How to stop unwelcome visit
Dear Annie: I have three grandchildren from my stepdaughter who live in another city. Their mom has said that she plans to come and visit with the kids this summer. One of the children has a lot of mental health issues. On a previous trip, “Sophie” stole several items worth quite a bit of money. When I mentioned this by phone on their drive back, my stepdaughter said she’d ask my grandchild. Needless to say, the child denied everything.
She also defaced a painting while visiting. I later found out that “Sophie” has stolen large sums of money from her father as well as from others. She has been violent and twice committed to a psych ward. This child is 13, and I have always suspected she could be violent. This was confirmed by the other grandmother.
I really don’t want her to visit but don’t know what to say to stop the visit. Help! — Wary Grandmother
Dear Grandmother: If you really want to stop the visit, then be clear and honest: “No, you are not allowed to stay with me.” Setting boundaries with loved ones and not wanting to expose yourself to violence or theft is nothing to feel bad about.
Just be direct and upfront right away and tell her mother that Sophie is not allowed to stay with you. That does not mean that you don’t want to have contact with her. Make it clear that you love your grandchild, as I am sure you do, but that you don’t want to expose yourself to so much risk.
I would also have a talk with her parents and make sure that Sophie is getting proper mental health care. It sounds like she is very troubled and that her mother might be in denial.
Dear Annie: I can really relate to “Empathetic Grandma.” My daughter also has an unusual dietary disorder that makes it challenging to navigate the snack table. We can offer alternatives, but it still leaves the child feeling deprived if they don’t get to eat what the other children are eating. There is nothing like a crying toddler to make you aware of just how many children ‘s events involve food. Even storytime at the library ends with a snack. Are we afraid our children will starve to death if they are without food for over an hour? Our culture has taken on this notion that we cannot let our children experience hunger — even for a few moments. Parents become panicked if their child says he is hungry and they have no food to immediately offer. What happened to saying: “Lunch will be in an hour. Save your appetite”? A large factor in the obesity epidemic is constant grazing. We are doing our children no favors by teaching them that an empty belly is a cause for fear, and that no event is worthwhile unless it includes food. — Not a Snacker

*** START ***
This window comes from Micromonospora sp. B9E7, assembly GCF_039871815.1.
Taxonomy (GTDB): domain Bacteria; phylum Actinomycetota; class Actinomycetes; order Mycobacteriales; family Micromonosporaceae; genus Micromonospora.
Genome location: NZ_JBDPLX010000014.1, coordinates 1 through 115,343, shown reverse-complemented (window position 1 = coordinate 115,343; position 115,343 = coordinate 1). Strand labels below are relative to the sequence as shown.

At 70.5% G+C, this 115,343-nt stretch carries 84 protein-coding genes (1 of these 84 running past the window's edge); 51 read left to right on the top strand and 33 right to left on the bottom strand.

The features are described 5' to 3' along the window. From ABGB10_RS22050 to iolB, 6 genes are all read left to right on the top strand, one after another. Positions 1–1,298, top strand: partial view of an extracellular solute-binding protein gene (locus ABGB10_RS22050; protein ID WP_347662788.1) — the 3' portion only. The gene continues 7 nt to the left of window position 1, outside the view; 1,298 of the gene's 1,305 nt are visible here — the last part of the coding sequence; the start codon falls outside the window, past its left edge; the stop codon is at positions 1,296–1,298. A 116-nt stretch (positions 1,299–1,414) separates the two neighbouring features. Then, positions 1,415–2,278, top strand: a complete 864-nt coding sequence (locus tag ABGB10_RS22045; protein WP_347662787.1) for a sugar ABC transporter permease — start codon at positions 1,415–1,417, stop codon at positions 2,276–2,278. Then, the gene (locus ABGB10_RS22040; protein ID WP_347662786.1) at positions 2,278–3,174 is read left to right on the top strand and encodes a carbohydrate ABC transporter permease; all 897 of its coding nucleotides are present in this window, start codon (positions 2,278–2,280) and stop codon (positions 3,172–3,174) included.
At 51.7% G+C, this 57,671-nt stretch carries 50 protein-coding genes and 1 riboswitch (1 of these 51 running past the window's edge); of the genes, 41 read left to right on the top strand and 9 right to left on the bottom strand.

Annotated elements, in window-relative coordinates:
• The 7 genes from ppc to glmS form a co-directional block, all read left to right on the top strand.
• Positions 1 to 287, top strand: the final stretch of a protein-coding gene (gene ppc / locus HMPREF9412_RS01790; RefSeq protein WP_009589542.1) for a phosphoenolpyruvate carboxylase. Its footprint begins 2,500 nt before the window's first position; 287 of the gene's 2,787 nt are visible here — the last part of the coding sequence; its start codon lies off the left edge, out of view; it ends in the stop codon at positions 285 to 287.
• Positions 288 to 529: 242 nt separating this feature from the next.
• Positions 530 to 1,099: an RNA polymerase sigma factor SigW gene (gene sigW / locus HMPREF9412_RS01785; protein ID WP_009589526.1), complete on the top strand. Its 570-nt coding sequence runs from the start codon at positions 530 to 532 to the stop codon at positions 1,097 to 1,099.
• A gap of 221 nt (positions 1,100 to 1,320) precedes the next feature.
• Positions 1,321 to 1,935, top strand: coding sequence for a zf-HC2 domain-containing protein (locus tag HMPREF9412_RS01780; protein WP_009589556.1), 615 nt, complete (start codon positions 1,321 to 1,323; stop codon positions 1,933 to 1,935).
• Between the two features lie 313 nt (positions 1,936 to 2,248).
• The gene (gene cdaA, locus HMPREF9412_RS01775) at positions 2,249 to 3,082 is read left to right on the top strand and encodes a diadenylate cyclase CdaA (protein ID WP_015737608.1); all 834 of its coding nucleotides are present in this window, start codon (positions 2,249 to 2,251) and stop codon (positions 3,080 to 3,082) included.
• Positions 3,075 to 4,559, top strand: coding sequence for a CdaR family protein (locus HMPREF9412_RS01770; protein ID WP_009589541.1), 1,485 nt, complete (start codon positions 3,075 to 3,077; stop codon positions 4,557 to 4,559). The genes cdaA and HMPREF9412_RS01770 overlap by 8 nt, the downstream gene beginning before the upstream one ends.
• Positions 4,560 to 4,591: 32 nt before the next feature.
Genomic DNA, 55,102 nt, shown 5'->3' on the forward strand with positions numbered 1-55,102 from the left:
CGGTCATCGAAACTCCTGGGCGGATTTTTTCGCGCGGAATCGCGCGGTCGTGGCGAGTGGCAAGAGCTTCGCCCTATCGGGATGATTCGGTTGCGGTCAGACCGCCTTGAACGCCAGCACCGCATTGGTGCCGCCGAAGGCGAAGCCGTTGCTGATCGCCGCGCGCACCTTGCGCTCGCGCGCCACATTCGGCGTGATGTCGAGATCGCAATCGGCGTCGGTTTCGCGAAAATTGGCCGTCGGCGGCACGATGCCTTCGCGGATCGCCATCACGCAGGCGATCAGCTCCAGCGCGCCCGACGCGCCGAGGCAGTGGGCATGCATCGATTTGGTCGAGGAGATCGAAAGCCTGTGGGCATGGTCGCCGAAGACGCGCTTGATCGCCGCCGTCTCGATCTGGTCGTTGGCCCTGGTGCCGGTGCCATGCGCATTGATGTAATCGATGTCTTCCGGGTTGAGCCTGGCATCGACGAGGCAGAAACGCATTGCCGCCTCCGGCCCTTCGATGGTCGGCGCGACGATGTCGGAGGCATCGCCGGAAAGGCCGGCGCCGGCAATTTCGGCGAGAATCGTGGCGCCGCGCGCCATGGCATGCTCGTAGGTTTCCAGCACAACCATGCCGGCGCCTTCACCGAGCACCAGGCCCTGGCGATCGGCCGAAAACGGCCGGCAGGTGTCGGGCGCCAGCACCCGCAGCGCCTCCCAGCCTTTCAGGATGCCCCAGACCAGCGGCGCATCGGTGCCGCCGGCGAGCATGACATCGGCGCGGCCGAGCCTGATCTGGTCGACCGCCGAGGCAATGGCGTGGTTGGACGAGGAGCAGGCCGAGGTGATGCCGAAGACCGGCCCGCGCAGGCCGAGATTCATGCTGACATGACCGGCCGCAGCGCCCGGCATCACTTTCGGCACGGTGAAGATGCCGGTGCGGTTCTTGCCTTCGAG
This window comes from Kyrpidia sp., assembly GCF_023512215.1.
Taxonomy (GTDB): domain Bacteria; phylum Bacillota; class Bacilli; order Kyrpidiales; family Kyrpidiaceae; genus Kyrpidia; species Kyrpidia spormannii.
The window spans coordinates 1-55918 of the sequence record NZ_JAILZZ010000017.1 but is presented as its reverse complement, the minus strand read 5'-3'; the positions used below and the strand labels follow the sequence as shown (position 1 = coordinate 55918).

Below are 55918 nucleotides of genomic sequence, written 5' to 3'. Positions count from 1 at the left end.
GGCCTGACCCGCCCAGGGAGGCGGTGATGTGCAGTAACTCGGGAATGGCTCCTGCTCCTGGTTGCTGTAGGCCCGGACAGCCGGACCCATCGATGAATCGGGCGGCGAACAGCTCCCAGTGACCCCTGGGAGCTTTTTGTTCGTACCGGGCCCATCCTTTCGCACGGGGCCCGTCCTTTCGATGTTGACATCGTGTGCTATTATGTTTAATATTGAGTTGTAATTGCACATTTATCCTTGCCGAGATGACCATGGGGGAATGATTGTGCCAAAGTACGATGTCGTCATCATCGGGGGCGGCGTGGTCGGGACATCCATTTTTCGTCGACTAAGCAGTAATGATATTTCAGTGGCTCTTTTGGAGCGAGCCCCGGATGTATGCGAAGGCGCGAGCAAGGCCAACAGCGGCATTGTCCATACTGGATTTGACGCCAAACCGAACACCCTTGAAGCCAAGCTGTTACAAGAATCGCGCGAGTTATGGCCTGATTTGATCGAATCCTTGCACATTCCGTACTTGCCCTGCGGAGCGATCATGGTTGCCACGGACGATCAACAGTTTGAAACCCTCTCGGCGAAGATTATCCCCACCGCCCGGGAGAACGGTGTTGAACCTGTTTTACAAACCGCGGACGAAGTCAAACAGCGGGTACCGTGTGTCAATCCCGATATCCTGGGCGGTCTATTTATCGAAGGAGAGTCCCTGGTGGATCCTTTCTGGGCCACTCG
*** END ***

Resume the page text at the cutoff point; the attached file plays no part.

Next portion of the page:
Dear No Snacking Allowed: If you child has dietary restrictions, the most important thing is to be prepared. Bring snacks that your child can enjoy and not feel deprived. While young children are growing, it is recommended that they have three meals along with two healthy snacks. You are correct that constant snacking, especially on food without much nutritional value, can lead to obesity and health problems. The key is to space the snacks out accordingly so that they are not given too close to mealtimes.
Dear Readers: This Memorial Day, I wanted to take the time to thank all the men and women who are serving in the U.S. armed services. You are truly a gift to our country.
“Ask Me Anything: A Year of Advice From Dear Annie” is out now. Annie Lane’s debut book — featuring favorite columns on love, friendship, family and etiquette — is available as a paperback and e-book. Go to http://www.creatorspublishing.com for more information. Send your questions for Annie Lane to email@example.com.